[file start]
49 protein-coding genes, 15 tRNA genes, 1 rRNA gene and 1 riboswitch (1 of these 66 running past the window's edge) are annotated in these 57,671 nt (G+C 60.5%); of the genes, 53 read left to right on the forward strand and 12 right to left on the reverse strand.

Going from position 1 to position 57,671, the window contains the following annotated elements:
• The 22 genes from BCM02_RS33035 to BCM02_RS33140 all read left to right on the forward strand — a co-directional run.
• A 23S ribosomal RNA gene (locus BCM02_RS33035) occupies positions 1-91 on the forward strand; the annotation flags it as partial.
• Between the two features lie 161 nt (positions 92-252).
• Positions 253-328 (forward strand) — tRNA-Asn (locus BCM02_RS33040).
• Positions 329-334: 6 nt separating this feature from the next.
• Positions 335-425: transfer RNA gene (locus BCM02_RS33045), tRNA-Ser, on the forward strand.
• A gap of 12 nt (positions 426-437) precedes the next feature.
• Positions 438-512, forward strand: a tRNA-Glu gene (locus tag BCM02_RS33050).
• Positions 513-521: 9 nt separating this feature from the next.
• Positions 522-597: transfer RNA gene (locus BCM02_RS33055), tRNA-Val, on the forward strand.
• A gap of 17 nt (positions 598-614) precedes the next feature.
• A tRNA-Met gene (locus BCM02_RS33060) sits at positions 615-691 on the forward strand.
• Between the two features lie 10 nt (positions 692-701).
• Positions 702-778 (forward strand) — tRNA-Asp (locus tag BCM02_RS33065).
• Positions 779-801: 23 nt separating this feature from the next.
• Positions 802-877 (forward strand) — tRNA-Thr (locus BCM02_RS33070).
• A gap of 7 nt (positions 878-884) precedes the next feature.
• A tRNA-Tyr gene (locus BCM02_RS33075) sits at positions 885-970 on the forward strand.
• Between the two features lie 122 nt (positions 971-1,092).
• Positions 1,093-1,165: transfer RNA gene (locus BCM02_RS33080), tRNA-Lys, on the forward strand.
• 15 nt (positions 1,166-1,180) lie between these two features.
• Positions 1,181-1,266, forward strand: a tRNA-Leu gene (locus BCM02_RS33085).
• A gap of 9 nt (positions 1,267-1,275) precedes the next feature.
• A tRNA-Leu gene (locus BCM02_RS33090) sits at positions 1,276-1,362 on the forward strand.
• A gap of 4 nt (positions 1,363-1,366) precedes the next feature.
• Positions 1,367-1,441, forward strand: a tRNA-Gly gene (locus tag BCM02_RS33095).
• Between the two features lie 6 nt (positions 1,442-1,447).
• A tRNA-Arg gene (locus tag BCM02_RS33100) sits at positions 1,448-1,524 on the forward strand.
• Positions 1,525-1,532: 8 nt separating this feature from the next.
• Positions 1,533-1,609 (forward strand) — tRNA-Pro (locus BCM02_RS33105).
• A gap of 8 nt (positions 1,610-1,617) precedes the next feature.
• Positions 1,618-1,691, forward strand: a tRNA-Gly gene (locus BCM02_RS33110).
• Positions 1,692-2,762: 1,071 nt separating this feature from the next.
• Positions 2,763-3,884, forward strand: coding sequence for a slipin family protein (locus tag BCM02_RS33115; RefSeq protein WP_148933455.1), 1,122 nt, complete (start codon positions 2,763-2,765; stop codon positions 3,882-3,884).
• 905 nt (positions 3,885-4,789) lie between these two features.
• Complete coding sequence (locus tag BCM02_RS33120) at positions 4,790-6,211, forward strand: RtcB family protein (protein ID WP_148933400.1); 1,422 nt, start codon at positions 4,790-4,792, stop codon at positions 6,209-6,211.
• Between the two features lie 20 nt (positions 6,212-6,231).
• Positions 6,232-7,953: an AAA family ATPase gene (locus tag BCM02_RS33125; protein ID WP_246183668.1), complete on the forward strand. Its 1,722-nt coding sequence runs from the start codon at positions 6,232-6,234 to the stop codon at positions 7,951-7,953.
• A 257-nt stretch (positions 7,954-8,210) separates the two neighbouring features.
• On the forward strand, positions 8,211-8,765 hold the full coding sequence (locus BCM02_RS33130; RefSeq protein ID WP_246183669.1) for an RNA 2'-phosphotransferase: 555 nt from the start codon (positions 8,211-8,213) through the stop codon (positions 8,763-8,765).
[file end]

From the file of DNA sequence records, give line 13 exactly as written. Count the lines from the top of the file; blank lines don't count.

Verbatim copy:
• A gap of 17 nt (positions 598-614) precedes the next feature.